Decor & Design

Preserving Tradition: Binky Newman's Design Afrika

Revitalizing the ancient craft of African basket weaving.


When Binky Newman founded Design Afrika in 1995, her dream was to 'defend and protect the weaving traditions of the artisans whose skills are vulnerable'. 

Since then, Newman has travelled to some of the continent’s most remote countries in search of traditional weavers, grown relationships with these communities of artisans, and then worked with them to create contemporary pieces that are both saleable on a global, commercial scale and celebratory of their ancient origins. 'My responsibility is to preserve the skills and traditions of aeons of baskets weavers in Africa, but also to design and promote contemporary and modern designs that are demanded by the global market,' says Newman.

Along the way, South African Newman has discovered countless craftspeople whose intricate work dazzles and amazes. 'I’m inspired by the highly skilled weavers and am passionate about showing the world how a basket is made,' Newman smiles. 'The time it takes to weave just a small basket; the mathematics involved in creating patterns; the inherent knowledge of the plants that are used in basket weaving…' It’s why Design Afrika is built on nourishing ethical partnerships with the artisanal communities Newman identifies across the continent. 'We travel to remote places in Africa to identify traditional weavers, conduct design workshops and then take both the traditional and modern designs to international trade shows,' she explains. 'We do this whilst upholding and adhering to the principles of Fair Trade and ethical business practices.'

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For Newman, sustainable, ethical design is at the very core of Design Afrika. 'It means protecting the skills and traditions of each community of basket weavers,' she explains, passionately. 'It means using only raw materials that are neither vulnerable nor endangered. It means guaranteeing that the weavers are paid well, and that the designs we create have longevity. It also means ensuring that there’s no cross pollination of designs from one traditional community to another, and definitely no copying!'

Here, Newman speaks to four areas – each with their own distinct design type – that offer four success stories showcasing the power of authentic partnership.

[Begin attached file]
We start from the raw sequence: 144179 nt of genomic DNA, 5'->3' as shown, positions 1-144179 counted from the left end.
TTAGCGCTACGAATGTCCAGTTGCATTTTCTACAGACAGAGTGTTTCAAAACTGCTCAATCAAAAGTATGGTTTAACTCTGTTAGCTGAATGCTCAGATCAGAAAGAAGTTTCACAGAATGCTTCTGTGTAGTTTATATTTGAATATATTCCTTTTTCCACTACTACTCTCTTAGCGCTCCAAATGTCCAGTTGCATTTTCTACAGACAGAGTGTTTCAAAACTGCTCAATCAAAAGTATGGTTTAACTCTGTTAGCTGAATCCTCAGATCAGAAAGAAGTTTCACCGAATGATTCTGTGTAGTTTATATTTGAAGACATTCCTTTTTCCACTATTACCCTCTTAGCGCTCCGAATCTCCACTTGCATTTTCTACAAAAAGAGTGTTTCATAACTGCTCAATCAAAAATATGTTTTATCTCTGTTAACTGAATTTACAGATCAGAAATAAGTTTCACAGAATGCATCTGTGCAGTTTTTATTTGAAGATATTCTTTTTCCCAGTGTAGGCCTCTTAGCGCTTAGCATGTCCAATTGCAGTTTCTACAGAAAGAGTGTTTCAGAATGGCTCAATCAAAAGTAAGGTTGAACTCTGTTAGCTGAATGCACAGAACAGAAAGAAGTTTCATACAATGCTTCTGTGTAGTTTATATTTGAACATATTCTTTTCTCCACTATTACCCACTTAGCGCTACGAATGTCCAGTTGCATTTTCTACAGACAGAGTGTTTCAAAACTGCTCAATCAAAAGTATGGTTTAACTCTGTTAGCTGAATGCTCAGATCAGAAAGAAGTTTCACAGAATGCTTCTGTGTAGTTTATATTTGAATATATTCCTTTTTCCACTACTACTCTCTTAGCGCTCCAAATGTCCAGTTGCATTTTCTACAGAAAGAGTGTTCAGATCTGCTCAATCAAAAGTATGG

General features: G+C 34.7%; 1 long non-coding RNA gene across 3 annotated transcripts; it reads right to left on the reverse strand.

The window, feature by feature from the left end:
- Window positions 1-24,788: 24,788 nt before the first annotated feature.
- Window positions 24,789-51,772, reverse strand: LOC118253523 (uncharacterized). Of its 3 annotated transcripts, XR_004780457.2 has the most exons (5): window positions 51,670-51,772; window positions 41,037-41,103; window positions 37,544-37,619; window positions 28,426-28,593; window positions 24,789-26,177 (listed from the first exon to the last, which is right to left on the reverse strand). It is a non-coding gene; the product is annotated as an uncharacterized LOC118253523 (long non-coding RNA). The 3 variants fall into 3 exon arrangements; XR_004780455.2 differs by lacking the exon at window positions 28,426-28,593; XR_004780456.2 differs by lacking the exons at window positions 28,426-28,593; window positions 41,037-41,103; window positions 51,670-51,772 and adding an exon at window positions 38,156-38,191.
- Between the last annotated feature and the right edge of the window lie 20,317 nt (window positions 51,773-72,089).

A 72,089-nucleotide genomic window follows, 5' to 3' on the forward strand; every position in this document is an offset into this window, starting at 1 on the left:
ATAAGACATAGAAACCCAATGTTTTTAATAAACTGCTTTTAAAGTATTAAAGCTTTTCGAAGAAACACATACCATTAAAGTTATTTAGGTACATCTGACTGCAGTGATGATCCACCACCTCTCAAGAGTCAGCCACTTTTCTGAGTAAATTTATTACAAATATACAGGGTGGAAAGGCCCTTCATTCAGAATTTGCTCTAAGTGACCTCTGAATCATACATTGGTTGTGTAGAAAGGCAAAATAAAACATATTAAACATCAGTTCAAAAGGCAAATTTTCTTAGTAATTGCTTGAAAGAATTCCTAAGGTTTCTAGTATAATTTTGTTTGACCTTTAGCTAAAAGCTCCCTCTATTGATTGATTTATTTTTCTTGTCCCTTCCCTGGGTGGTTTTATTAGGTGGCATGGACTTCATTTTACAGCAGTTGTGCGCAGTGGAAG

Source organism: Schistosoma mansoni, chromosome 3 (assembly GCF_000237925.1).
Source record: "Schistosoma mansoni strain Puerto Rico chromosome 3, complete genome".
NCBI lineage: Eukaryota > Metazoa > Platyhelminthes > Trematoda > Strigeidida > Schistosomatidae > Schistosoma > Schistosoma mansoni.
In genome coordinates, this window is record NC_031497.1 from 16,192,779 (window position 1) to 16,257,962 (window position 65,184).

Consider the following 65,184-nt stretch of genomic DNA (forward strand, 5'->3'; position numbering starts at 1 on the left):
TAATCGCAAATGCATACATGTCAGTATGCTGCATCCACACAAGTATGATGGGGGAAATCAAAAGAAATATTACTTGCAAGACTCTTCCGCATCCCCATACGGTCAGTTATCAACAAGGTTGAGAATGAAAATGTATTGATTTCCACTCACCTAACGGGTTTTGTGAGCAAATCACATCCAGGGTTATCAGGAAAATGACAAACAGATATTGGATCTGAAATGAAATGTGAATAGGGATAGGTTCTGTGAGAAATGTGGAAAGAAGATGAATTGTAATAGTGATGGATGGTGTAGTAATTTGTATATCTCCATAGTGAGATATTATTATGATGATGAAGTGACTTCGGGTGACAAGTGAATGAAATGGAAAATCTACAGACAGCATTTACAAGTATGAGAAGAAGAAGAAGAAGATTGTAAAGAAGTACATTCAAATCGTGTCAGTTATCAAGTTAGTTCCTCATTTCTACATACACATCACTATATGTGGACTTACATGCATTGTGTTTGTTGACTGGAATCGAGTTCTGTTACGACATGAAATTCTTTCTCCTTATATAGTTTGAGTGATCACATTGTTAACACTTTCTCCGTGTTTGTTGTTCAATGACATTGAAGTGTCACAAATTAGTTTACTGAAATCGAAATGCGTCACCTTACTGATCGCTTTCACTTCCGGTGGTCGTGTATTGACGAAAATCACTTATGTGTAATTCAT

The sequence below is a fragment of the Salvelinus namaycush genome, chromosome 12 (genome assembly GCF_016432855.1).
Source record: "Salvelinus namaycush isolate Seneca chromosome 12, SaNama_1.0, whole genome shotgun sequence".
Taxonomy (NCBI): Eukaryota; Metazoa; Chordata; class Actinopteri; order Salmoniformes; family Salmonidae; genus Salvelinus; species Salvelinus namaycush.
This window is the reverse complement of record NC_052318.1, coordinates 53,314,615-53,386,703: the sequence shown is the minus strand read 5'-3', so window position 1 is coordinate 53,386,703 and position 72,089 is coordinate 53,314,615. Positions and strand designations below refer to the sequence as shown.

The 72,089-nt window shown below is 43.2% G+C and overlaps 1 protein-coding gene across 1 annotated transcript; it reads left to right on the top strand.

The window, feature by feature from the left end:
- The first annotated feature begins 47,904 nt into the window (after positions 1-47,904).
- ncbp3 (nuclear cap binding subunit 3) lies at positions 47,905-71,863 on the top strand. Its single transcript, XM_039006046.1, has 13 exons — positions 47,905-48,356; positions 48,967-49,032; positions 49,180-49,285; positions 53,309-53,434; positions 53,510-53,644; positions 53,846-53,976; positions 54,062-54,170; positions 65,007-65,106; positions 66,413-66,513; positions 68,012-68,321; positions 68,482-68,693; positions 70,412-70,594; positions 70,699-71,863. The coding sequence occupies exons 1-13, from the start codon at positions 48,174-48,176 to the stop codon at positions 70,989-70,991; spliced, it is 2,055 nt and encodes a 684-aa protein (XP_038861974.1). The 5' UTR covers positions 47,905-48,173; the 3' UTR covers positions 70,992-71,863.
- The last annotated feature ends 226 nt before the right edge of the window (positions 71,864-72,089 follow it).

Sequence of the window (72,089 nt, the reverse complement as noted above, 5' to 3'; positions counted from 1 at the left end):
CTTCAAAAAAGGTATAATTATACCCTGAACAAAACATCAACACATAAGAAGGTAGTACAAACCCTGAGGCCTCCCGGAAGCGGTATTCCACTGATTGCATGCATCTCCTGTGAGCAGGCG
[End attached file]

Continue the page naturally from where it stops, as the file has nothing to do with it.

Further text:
Xhosa weavers, Cape Town

'With the assistance of the Cape Town City Council I established a weaving group in Dunoon, a township outside Cape Town,' explains Newman. 'The traditional Xhosa basket is the ingobozi and their plant material is imisi, a river reed. Cape Nature have given the weavers a permit to harvest imisi at the Rietvlei Nature Reserve.

'Traditionally these artisans only weave one shape, but now we’ve created a line of tables and stools which are woven by the Dunoon weavers. These have been very well received globally.'

Zulu weavers, KwaZulu-Natal

'Zulu traditional weavers are widely celebrated globally,' enthuses Newman. 'I’m working with master weavers in KwaZulu-Natal to produce a range of tables and stools which had huge interest at Maison & Objet, Paris in September.'

Djiboutian weavers, Djibouti (East Africa)

'I worked as a design consultant in Djibouti last year,' reflects Newman. 'These traditional weavers’ only outlets were small shops in their villages. With the assistance of a local NGO, these women are able to market their new designs at fairs organised by the diplomatic community.

'As an example, whilst doing a presentation at the end of the workshop, two members of the French Embassy were keen to support any initiative which promoted fine basketry. As a result, The French Institute held a sale of Djiboutian craft recently which was wonderfully successful.'

Burundian weavers, Burundi

'I have recently returned from working in a Burundian refugee camp on the border of Tanzania,' says Newman. 'It was uplifting to see the satisfaction of these women as they produced beautiful baskets which are able to hold their own on the international stage. Whilst I provided the design element, WomenCraft, a basket-producing project for Burundian refugees and now Tanzanians living in the area bordering Tanzania, Burundi and Rwanda, provide the marketing aspect. Today they provide work for 600 weavers and export their baskets all over the world.'

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